Activity Types: BookGuides

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What are BookGuides?

A BookGuide is a collection of meaningful activities and information related to a picture book--or, as Regie Routman describes bookguides in Invitations, "a flexible framework for using a book holistically" (pg. 84). Routman further recommends that the BookGuide include questions and activities that do the following:

  • enhance readers' enjoyment of the book and bring them back to the text for reexamination

  • actively involve the reader

  • promote critical thinking

  • allow readers to examine their own feelings (pgs. 84-85 in the Invitations text)

For more information, see the article, "A guide for the teacher guides: Doing it yourself," by Susan Hepler, that describes more fully the reasons for using BookGuides. (See Hepler, Susan. "A Guide for the Teacher Guides: Doing It Yourself." New Advocate, 1(3) 1988, 186-95. EJ 374 854)

Although this is a superb activity to build a teaching resource for young teachers, the act of gathering information and activities that appropriately center around one book is also an excellent way for K-12 students to build cross-curricular connections. The BookGuide is constructed using MS Word or AppleWorks Draw and includes many of the following items:

  1. Book Summary-- list author/illustrator, a brief summary (2-3 sentences) of the storyline or content, and plot, characters, artwork, theme, as appropriate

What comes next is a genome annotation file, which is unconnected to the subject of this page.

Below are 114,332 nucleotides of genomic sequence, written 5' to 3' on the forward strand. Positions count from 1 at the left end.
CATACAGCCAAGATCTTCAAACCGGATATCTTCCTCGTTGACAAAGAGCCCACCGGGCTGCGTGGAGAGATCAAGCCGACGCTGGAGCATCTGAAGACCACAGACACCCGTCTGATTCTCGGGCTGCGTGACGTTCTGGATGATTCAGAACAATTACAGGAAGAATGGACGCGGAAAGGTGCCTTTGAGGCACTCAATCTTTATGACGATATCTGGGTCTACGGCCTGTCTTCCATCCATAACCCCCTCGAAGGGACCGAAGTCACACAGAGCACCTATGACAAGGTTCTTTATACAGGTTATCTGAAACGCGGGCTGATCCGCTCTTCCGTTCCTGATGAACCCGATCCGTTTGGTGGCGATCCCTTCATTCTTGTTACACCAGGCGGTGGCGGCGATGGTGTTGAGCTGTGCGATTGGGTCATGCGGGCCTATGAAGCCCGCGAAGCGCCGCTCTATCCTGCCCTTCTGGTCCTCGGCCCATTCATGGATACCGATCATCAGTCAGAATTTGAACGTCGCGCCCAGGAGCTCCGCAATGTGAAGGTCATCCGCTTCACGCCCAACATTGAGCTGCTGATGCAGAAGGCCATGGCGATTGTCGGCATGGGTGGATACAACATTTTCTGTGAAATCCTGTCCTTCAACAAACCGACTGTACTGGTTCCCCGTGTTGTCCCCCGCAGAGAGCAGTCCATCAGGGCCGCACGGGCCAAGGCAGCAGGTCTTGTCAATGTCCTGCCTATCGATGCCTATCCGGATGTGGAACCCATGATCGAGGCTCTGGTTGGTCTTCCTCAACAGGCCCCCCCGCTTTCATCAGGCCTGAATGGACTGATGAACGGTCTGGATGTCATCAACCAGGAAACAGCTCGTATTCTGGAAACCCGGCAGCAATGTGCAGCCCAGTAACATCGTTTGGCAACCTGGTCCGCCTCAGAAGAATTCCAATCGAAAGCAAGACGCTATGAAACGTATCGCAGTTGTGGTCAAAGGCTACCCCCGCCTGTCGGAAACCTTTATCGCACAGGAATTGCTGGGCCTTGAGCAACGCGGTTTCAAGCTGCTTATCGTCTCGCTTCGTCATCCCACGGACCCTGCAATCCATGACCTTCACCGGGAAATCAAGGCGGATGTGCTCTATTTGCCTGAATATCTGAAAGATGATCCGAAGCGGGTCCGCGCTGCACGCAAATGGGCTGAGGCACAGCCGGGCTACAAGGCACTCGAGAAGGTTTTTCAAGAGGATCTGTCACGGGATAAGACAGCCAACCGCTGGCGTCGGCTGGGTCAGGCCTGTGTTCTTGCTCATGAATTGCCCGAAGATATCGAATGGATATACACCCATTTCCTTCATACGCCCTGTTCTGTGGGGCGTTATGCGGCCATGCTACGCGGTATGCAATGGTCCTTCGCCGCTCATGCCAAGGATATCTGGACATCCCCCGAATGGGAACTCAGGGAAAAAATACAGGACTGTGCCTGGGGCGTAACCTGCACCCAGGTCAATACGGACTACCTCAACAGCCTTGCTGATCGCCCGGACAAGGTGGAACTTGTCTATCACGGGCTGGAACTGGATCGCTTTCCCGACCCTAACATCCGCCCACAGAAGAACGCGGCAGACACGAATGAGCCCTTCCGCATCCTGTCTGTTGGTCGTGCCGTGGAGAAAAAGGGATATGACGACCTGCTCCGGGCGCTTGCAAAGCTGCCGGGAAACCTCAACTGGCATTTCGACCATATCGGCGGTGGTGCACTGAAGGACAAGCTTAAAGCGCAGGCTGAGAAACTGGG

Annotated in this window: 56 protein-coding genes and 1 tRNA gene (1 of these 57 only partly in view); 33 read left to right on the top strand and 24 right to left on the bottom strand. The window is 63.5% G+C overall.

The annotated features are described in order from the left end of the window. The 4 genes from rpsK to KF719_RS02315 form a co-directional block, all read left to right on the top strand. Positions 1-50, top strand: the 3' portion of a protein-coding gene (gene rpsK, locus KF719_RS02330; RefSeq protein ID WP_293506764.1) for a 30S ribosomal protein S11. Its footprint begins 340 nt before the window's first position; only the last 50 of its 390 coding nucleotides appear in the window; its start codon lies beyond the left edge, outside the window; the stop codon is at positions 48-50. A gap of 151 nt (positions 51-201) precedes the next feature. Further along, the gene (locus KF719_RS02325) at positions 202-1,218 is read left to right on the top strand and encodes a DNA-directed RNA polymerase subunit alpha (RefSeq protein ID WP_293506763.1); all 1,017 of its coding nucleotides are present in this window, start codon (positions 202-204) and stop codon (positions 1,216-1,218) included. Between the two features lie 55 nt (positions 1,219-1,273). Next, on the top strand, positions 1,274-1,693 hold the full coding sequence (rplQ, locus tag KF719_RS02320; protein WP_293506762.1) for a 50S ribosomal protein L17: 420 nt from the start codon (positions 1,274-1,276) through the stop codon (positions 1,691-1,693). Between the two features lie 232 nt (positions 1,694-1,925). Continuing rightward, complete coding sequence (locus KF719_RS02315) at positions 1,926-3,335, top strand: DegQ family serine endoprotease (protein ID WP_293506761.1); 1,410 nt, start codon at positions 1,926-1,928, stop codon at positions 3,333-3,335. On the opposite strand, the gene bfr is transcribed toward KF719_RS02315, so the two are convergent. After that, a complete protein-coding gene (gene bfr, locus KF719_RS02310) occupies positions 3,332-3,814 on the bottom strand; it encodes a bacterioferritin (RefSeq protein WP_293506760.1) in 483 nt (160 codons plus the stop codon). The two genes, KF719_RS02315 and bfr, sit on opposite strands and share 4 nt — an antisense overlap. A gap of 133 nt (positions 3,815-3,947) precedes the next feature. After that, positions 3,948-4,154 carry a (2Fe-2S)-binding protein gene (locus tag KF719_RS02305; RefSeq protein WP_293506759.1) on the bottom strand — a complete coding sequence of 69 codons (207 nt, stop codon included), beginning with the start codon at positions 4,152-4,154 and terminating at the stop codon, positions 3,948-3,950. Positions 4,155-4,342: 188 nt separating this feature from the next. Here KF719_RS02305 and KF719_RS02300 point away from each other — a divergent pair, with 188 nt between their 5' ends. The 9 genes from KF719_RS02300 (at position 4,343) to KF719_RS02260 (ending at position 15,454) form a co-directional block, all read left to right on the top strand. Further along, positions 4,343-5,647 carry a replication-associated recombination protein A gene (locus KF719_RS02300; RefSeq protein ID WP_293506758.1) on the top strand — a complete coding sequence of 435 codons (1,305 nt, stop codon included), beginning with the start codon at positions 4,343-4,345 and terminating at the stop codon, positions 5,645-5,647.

2. Thinking Critically (Creation of three sets of questions that can be used to guide discussion before, during, and after reading):

    • Pre-reading or Initiating Activites--such as book introduction and making predictions using the book cover/jacket, chapter titles, opening pictures, dedication

    • Reading Discussion Activities--include phrase questions that invite responses and ask for evidence

    • Post-reading Activities-used as comprehension checks (such as folding a piece of paper in three parts and have students write events that happened in the beginning, middle, and end of the story)

  3. Writing activity--diary, journal entry, newspaper article, explanation, description, poem, etc. Write the directions that you, the teacher, will use to get the students to write the diary, journal entry, article, explanation...etc.

  4. Discussion activity--critical thinking questions or creation of a concept map that extends discussion by reacting to the book as a whole.

  5. Art activity--write up an activity that could be created that relates to the story or book content. Directions must include all steps.

  6. An Internet activity--linklist, scavenger hunt, treasure hunt, virtual field trip, keypals, impersonation activity, photo journal, etc.

  7. Author Information--include biography material about the author or Internet links to author web site.

View Sample BookGuide

Copyright 2002-2011 Handy4Class Project


Candace Figg, PhD
Brock University
Faculty of Education, Teacher Education Department
500 Glenridge, St. Catharines, Ontario, Canada L2S 3A1
(905.688.5550, x5347)


Jenny Burson, EdD
University of Texas at Austin (retired)
Education Department, Curriculum and Instruction
jburson@mail.utexas.edu